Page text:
The word “rhodium” originates from the Greek word “rhodon,” which represents the lovely “rose.” When the metal was discovered, the scientist thought that the beautiful rose aptly describes its pinkish red color. Later on, however, the metal was found to have a shiny silver-white color in most cases.

Rhodium (Rh) belongs to the six member noble metals group that includes palladium, ruthenium, iridium, osmium and platinum. These metals exist in common rare metallic ores and exhibit some common characteristics. Rhodium is distinguished by its unique corrosion resistance, hardness, silvery-white metallic appearance and chemical inertness. It does not tarnish and is not prone to corrosion at normal room temperature. That is the secret of its durability, and it is one of the rarest precious metals.

Discovery of Pinkish Red Rhodium

After discovering the rare metal palladium, W. H. Wollaston discovered rhodium while he was trying to separate pure platinum from the ore. He used platinum ore from Peru as the raw material. After separating platinum and palladium from the ore sample, he was left with the residue of a red powder, which was later recognized as sodium rhodium chloride. Research studies state that he had used aqua regia, ammonium chloride and iron to separate palladium. By using hydrogen in the reduction process of the chloride salt of rhodium, he was able to separate rhodium, which had a pinkish hue. (Interested in discovering the properties of various materials? Be sure to read How to Get Started in a Career as a Materials Scientist.)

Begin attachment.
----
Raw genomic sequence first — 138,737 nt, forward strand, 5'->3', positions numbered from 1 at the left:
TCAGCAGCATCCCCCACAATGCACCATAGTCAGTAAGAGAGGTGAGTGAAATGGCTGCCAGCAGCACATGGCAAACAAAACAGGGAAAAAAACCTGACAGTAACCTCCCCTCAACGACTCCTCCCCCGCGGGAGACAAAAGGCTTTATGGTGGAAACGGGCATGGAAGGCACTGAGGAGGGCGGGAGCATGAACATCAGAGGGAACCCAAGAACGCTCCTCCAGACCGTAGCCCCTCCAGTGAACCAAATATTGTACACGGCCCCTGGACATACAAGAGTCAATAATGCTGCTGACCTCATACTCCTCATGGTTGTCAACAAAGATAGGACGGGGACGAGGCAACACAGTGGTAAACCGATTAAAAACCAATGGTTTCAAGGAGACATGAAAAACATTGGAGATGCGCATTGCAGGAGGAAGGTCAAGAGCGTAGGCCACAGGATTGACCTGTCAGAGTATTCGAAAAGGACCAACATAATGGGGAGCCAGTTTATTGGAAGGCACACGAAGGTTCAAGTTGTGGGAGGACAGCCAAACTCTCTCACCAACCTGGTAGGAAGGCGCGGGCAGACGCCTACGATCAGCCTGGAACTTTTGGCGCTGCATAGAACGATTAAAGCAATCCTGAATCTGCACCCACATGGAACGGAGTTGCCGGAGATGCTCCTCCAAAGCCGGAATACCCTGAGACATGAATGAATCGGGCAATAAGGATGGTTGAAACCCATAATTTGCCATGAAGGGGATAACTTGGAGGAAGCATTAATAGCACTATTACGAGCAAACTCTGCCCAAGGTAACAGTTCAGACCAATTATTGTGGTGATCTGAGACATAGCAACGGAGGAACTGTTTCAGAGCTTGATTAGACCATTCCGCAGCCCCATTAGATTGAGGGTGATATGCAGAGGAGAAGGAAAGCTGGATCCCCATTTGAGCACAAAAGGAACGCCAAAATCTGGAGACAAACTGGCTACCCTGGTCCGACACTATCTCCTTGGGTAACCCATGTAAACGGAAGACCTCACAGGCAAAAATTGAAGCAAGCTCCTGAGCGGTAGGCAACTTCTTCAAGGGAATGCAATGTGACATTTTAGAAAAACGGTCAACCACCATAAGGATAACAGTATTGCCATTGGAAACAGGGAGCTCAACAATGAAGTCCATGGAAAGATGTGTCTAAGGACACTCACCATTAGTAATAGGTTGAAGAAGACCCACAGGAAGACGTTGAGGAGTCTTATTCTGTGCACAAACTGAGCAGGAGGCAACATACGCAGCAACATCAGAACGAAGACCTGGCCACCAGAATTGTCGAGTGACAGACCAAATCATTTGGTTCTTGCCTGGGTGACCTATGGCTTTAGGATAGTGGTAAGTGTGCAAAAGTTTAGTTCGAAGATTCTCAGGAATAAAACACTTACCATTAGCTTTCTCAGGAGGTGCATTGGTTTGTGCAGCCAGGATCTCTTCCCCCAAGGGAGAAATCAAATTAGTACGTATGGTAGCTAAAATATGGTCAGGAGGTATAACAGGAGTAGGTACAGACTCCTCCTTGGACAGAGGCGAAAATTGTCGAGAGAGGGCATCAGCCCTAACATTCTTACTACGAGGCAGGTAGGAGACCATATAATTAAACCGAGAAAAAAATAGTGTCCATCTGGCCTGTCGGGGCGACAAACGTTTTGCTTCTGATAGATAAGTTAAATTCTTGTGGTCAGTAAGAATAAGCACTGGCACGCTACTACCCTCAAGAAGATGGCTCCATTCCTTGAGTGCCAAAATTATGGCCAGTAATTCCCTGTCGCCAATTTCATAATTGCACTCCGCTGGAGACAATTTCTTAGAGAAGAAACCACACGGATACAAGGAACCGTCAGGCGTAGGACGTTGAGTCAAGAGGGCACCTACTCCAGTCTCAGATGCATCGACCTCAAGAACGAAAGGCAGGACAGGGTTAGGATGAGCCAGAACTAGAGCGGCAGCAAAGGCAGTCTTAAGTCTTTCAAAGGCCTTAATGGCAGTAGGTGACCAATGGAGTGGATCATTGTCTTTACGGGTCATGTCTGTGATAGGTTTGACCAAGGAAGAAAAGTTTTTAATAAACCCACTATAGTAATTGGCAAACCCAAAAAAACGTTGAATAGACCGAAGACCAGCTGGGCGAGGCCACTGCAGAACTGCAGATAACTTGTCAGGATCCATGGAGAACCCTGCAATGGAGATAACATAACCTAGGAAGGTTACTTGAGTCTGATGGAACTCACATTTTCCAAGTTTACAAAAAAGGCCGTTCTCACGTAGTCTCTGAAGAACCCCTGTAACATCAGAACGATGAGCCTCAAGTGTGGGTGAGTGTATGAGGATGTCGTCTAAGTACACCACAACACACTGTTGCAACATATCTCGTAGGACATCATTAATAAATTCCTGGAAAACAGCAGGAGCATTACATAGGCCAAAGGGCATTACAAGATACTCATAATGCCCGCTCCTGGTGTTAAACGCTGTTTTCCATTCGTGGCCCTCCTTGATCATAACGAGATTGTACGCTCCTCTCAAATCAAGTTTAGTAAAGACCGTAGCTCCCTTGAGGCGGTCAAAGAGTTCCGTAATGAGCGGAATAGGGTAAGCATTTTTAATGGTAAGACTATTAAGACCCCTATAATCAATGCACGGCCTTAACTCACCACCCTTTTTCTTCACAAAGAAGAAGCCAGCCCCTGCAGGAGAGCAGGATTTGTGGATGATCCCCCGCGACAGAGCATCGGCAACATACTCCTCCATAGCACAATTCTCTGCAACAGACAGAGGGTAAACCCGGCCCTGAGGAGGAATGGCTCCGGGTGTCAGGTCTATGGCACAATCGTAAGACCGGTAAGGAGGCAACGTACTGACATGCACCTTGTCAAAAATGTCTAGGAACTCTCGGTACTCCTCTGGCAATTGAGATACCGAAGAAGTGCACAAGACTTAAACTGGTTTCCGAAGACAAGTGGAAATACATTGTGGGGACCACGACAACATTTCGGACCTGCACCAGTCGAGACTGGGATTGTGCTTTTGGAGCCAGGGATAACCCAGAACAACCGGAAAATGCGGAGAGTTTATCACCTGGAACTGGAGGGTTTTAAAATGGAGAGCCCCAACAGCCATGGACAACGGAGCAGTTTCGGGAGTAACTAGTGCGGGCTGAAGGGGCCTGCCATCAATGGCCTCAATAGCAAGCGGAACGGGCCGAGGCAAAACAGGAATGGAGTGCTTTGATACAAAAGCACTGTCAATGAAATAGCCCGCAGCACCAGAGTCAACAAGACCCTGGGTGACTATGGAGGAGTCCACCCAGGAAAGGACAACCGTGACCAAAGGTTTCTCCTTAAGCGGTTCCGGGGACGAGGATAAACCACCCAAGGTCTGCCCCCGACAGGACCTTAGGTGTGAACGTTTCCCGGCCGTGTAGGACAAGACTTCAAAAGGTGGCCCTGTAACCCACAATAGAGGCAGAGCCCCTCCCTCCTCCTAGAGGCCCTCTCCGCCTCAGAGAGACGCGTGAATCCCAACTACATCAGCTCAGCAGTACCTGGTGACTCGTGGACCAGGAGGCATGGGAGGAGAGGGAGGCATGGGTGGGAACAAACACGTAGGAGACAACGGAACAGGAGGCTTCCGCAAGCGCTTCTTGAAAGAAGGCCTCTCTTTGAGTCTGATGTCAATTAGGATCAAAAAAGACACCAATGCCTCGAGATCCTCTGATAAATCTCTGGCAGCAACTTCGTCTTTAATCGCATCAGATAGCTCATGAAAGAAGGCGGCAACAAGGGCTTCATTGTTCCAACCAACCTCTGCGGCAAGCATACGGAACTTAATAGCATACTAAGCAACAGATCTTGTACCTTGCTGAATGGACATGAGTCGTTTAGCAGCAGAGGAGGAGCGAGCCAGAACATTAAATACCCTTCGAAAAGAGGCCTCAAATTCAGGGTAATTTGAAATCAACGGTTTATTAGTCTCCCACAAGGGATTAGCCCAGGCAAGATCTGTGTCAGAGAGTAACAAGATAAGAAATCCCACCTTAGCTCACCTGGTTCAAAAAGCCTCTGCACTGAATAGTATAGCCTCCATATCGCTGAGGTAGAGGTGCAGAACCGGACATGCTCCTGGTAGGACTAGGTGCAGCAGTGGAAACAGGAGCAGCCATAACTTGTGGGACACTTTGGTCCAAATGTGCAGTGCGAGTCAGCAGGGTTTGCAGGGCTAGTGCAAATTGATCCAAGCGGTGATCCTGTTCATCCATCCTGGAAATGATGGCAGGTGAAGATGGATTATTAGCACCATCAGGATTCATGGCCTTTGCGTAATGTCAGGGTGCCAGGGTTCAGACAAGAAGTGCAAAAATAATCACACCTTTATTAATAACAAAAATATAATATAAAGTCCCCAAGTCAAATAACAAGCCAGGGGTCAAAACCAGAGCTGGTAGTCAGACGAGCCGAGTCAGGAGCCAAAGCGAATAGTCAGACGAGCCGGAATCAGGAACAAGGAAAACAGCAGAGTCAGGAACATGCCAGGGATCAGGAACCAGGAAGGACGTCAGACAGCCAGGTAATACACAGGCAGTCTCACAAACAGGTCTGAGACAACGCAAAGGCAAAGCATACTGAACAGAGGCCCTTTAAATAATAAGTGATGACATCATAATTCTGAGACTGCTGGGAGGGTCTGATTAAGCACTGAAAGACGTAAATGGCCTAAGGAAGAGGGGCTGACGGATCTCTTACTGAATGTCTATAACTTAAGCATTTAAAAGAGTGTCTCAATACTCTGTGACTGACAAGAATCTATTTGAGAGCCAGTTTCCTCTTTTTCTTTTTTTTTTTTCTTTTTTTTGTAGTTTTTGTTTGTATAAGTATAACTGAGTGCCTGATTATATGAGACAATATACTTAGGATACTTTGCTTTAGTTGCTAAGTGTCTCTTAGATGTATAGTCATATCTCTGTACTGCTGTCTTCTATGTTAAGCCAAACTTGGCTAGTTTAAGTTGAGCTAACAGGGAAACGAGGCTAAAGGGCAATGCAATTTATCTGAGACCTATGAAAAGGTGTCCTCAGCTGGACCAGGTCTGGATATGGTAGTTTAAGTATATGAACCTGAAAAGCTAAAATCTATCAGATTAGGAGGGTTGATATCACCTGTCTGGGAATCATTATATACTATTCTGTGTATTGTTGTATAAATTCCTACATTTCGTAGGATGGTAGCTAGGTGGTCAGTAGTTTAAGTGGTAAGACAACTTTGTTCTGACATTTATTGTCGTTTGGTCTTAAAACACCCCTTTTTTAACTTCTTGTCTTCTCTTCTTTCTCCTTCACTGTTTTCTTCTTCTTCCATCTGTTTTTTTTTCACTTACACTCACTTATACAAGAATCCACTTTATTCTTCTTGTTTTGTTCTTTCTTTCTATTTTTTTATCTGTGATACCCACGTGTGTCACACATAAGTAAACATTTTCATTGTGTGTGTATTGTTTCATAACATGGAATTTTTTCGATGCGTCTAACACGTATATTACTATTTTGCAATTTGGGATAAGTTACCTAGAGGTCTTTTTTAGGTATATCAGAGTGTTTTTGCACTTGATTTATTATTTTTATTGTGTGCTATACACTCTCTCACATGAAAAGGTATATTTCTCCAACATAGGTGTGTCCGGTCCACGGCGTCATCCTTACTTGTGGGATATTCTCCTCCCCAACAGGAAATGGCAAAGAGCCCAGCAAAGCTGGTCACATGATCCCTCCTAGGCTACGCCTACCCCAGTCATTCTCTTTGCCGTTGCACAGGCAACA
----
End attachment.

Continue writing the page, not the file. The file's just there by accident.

Similar studies confirm that rhodium is mainly found as a byproduct of platinum and nickel refining operations. It is sometimes found in the ores containing gold, silver and platinum.

Rhodium is a highly valued precious material. Most of the metal is used as a catalyst (along with other catalysts) for automobile catalytic converters.

Toxic Health Aspects of Rhodium Compounds

Rhodium compounds should be considered as toxic and carcinogenic. These can also cause strong stains on the skin. If the aerosol of this rare metal is inhaled it can be absorbed by the body, causing the risk of toxicity.

Because it is a rare mineral, there is insufficient data related to its safety. Hence, maximum precautions must be taken while handling, processing and using this material. (For more on safety, read The Dangers of Typical Corrosion Prevention Solutions.)

Properties of Rhodium

Rhodium displays many of the common properties of the rare platinum group metals (PGM), which generally have good chemical stability as well as catalytic properties. Additionally, rhodium is a good conductor of heat and electricity. It is corrosion resistant and stain resistant, and is one of the most reflective metals, which makes it a superior precious metal.

Low electrical contact resistance makes rhodium an ideal material for electrical contacts. It is durable, as it generally fails to oxidize even when heated. It absorbs oxygen while melting and releases the absorbed oxygen during solidification. It dissolves in aqua regia, but not in nitric acid.

It has a high melting point of 1,966°C (3,571°F). Thermocouples made of rhodium can accurately measure temperatures up to 1,800°C (3,272°F). This metal has a boiling point of 3,695°C (6,683°F). These properties ensure that it is suitable for high temperature applications.

Extraction of Rhodium

Most of the reserves of the platinum group of metals (PGMs) are found in South Africa. Production of these metals involves refining the base metals as well as finishing refinery of the precious metals. Steps involved include floatation, comminution, smelting and final conversion. Chrome and oxide ore content often creates challenges for the PGM metal extraction. Proprietary processes using low temperature roasting and bromine (acid) leaching process are able to maximize the yieldof oxide ores and mixed ores containing rhodium (improved to the tune of 65% for rhodium and 85% for platinum).